HomeKaleido ServicesTokensFeatures of Token Smart Contracts

Features of Token Smart Contracts

The ERC20 token contracts generated by the Token Factory service have the following features:

  • Token metadata: each token contract is given a name, a symbol and an initial supply, all of which can be queried through the contract API. For simplicity purposes, decimal points configuration is omitted and is always set to 0.
  • Balance lookup: token balance of any account address can be queried from the contract
  • Token transfer: a token owner can transfer tokens to another account
  • Minting tokens: new tokens can be created and inserted into circulation
  • Burning tokens: existing tokens can be destroyed and taken out of circulation
  • Token custody: any token owners can designate other accounts to manage their tokens within the limit of the specified allowance

The ERC721 token contracts generated by the Token Factory service have the following features:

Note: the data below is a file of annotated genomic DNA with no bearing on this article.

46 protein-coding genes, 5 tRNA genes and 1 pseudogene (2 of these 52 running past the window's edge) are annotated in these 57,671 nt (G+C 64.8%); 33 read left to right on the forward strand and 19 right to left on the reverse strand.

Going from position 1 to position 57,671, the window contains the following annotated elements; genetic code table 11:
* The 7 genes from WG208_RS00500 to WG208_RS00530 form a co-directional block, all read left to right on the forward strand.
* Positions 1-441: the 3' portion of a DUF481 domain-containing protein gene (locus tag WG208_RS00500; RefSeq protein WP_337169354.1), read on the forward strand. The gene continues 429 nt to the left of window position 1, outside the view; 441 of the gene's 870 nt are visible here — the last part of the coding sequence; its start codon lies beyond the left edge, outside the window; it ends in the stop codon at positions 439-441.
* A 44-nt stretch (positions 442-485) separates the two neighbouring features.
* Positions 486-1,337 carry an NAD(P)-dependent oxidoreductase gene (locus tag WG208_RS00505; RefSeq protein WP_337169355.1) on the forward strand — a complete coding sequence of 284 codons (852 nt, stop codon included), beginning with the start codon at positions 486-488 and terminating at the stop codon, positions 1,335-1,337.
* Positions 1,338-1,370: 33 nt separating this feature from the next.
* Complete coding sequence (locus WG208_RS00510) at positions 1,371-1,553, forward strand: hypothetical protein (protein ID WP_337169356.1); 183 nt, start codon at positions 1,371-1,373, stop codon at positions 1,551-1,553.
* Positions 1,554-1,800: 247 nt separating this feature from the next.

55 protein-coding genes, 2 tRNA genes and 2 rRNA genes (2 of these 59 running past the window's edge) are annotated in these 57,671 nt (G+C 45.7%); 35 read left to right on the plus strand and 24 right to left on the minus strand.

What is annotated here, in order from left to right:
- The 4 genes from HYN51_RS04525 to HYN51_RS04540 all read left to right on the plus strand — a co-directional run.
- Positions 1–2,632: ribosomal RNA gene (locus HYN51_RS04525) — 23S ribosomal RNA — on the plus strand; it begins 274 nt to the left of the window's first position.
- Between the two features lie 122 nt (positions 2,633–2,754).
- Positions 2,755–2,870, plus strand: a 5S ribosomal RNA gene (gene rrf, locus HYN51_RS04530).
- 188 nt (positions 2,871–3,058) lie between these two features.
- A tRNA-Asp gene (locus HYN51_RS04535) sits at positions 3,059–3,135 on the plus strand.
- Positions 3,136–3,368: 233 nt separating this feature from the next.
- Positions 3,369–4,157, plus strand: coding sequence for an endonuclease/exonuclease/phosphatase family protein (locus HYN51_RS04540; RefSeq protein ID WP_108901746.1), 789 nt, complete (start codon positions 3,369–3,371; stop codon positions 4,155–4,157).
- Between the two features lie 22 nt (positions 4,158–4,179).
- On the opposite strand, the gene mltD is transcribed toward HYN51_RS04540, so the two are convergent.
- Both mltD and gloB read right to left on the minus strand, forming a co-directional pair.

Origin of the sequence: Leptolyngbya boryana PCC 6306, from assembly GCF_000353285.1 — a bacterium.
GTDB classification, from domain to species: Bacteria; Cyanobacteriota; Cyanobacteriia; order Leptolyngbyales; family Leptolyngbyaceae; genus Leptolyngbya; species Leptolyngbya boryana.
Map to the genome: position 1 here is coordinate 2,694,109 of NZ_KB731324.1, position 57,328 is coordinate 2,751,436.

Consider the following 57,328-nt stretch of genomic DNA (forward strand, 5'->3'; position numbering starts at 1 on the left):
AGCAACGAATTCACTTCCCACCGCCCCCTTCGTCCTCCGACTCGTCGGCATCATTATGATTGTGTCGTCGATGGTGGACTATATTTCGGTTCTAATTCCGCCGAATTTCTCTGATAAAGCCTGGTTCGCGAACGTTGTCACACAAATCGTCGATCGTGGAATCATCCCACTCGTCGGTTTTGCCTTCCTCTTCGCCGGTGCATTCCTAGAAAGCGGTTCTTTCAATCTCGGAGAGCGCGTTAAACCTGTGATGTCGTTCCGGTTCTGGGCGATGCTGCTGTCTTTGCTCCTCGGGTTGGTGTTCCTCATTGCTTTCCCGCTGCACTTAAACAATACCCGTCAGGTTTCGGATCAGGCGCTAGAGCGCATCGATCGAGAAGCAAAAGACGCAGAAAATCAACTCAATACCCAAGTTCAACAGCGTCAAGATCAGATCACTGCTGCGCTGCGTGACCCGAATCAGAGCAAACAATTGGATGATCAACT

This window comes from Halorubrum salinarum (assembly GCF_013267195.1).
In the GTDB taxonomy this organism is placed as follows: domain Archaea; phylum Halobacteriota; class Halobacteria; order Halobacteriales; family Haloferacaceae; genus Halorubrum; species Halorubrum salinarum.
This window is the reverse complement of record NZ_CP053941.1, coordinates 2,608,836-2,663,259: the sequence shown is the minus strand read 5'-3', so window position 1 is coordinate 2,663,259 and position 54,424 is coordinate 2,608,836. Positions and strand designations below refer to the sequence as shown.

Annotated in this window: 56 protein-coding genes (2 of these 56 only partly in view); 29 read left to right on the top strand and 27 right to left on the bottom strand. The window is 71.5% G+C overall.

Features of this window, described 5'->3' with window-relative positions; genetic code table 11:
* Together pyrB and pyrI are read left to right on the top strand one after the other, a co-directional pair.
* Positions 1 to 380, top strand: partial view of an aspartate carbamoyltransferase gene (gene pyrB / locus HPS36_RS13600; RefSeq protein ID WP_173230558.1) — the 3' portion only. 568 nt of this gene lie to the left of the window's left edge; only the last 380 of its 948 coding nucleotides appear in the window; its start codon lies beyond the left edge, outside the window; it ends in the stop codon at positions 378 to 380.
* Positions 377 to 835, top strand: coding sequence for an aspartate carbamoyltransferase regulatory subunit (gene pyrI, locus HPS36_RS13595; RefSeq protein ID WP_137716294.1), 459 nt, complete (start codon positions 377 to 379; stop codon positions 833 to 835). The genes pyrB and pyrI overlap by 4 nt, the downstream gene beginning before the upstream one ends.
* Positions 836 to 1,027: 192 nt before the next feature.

• Token metadata: each token contract is given a name and a symbol, both of which can be queried through the contract API.
  • Minting tokens: new tokens can be created and inserted into circulation, one token at a time. An ERC721 token is assigned a token ID and a token URI, which is recommended to be a URL pointing to a unique image for the token.
  • Balance lookup: token balance of any account address can be queried from the contract, which returns the number of unique tokens the account holds
  • Token transfer: a token owner can transfer tokens to another account, one token at a time
  • Burning tokens: existing tokens can be destroyed and taken out of circulation, one token at a time
  • Token custody: any token owners can designate other accounts to manage their tokens, on a per-token basis

It is worth noting that for “minting” operations there may or may not be a minter depending on the use case. There may be a commonly trusted account, or a group of accounts, that are designated as minters that can create tokens out of thin air. Central banks are an example of trusted entities that are qualified to play the role of minters. In other use cases, tokens can be minted as a result of executing smart contract logic. For instance, a learning token can reward users with newly minted tokens when they have successfully solved puzzles or completed coursework.